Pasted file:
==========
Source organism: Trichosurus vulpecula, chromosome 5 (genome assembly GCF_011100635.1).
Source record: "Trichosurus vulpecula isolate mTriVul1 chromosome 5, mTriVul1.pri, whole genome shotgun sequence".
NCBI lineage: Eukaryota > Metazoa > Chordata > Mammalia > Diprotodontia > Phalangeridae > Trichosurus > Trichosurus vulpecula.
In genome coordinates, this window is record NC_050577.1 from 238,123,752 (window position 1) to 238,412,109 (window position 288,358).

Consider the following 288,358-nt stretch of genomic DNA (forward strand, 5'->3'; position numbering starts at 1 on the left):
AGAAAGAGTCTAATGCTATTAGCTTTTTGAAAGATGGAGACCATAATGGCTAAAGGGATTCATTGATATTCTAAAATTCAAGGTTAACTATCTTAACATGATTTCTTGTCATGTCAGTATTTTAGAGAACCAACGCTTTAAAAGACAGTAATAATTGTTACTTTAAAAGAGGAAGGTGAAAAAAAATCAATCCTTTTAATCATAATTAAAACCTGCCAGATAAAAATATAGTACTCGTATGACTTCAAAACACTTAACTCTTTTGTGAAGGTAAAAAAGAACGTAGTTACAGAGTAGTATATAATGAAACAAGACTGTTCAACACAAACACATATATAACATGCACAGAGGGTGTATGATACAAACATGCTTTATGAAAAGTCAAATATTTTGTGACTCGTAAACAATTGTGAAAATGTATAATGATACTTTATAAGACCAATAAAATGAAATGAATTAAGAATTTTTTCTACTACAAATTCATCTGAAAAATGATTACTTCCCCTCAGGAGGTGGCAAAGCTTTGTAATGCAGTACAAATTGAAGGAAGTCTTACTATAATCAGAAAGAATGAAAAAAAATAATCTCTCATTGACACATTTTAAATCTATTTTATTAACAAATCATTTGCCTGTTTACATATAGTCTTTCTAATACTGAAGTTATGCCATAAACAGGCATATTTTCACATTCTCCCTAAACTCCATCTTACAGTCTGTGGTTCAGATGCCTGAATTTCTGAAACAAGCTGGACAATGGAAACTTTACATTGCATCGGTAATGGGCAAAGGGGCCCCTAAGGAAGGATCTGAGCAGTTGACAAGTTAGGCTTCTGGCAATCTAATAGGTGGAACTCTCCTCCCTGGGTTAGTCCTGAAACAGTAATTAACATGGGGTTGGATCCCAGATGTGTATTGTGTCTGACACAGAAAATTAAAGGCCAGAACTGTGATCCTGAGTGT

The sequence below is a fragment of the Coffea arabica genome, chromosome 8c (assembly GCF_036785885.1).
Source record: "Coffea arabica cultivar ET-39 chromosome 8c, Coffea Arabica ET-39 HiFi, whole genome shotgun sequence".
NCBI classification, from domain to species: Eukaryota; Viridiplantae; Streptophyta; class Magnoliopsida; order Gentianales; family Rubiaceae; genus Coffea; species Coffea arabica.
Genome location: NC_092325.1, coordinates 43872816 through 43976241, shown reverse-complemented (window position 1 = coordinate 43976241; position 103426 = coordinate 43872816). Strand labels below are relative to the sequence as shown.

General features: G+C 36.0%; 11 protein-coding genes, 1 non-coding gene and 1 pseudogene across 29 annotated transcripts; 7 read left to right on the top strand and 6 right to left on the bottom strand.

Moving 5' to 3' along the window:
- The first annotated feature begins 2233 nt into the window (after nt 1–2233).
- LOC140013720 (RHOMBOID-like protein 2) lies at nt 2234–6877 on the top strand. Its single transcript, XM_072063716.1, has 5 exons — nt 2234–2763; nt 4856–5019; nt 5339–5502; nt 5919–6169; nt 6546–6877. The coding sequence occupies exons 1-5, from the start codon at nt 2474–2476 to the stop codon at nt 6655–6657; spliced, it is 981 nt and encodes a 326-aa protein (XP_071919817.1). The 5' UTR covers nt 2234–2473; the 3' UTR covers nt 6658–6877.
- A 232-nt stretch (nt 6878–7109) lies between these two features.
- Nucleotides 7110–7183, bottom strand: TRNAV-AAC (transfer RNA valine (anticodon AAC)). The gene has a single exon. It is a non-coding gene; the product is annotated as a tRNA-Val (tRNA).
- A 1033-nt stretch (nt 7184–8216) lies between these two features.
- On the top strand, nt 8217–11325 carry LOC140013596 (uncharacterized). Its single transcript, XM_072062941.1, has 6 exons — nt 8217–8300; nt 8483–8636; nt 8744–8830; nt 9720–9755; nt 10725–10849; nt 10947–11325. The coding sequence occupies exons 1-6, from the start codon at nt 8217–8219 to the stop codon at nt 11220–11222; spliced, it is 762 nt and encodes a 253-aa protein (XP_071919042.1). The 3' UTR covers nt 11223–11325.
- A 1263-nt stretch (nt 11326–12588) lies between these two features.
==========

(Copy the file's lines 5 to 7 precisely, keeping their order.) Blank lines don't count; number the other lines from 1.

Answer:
Consider the following 288,358-nt stretch of genomic DNA (forward strand, 5'->3'; position numbering starts at 1 on the left):
AGAAAGAGTCTAATGCTATTAGCTTTTTGAAAGATGGAGACCATAATGGCTAAAGGGATTCATTGATATTCTAAAATTCAAGGTTAACTATCTTAACATGATTTCTTGTCATGTCAGTATTTTAGAGAACCAACGCTTTAAAAGACAGTAATAATTGTTACTTTAAAAGAGGAAGGTGAAAAAAAATCAATCCTTTTAATCATAATTAAAACCTGCCAGATAAAAATATAGTACTCGTATGACTTCAAAACACTTAACTCTTTTGTGAAGGTAAAAAAGAACGTAGTTACAGAGTAGTATATAATGAAACAAGACTGTTCAACACAAACACATATATAACATGCACAGAGGGTGTATGATACAAACATGCTTTATGAAAAGTCAAATATTTTGTGACTCGTAAACAATTGTGAAAATGTATAATGATACTTTATAAGACCAATAAAATGAAATGAATTAAGAATTTTTTCTACTACAAATTCATCTGAAAAATGATTACTTCCCCTCAGGAGGTGGCAAAGCTTTGTAATGCAGTACAAATTGAAGGAAGTCTTACTATAATCAGAAAGAATGAAAAAAAATAATCTCTCATTGACACATTTTAAATCTATTTTATTAACAAATCATTTGCCTGTTTACATATAGTCTTTCTAATACTGAAGTTATGCCATAAACAGGCATATTTTCACATTCTCCCTAAACTCCATCTTACAGTCTGTGGTTCAGATGCCTGAATTTCTGAAACAAGCTGGACAATGGAAACTTTACATTGCATCGGTAATGGGCAAAGGGGCCCCTAAGGAAGGATCTGAGCAGTTGACAAGTTAGGCTTCTGGCAATCTAATAGGTGGAACTCTCCTCCCTGGGTTAGTCCTGAAACAGTAATTAACATGGGGTTGGATCCCAGATGTGTATTGTGTCTGACACAGAAAATTAAAGGCCAGAACTGTGATCCTGAGTGT

The sequence below is a fragment of the Coffea arabica genome, chromosome 8c (assembly GCF_036785885.1).